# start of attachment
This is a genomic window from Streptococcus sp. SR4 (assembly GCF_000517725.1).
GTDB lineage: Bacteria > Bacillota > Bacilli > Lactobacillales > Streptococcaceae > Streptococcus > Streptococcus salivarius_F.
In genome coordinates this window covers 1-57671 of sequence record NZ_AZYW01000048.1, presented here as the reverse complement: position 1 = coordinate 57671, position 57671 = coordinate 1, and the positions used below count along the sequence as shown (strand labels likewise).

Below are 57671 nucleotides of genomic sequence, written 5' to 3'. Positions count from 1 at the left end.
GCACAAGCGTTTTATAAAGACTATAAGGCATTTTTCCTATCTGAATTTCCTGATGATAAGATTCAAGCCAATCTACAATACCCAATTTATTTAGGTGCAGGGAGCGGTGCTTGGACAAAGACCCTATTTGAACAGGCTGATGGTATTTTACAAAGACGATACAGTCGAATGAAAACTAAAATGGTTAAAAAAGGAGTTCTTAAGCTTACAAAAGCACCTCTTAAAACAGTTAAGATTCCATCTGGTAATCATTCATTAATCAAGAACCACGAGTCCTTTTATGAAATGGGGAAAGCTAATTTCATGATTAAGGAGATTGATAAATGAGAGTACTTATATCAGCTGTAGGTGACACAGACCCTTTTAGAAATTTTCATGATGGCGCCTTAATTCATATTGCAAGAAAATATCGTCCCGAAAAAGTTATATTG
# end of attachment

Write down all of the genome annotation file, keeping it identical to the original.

This is a genomic window from Streptococcus sp. SR4 (assembly GCF_000517725.1).
GTDB lineage: Bacteria > Bacillota > Bacilli > Lactobacillales > Streptococcaceae > Streptococcus > Streptococcus salivarius_F.
In genome coordinates this window covers 1-57671 of sequence record NZ_AZYW01000048.1, presented here as the reverse complement: position 1 = coordinate 57671, position 57671 = coordinate 1, and the positions used below count along the sequence as shown (strand labels likewise).

Below are 57671 nucleotides of genomic sequence, written 5' to 3'. Positions count from 1 at the left end.
GCACAAGCGTTTTATAAAGACTATAAGGCATTTTTCCTATCTGAATTTCCTGATGATAAGATTCAAGCCAATCTACAATACCCAATTTATTTAGGTGCAGGGAGCGGTGCTTGGACAAAGACCCTATTTGAACAGGCTGATGGTATTTTACAAAGACGATACAGTCGAATGAAAACTAAAATGGTTAAAAAAGGAGTTCTTAAGCTTACAAAAGCACCTCTTAAAACAGTTAAGATTCCATCTGGTAATCATTCATTAATCAAGAACCACGAGTCCTTTTATGAAATGGGGAAAGCTAATTTCATGATTAAGGAGATTGATAAATGAGAGTACTTATATCAGCTGTAGGTGACACAGACCCTTTTAGAAATTTTCATGATGGCGCCTTAATTCATATTGCAAGAAAATATCGTCCCGAAAAAGTTATATTG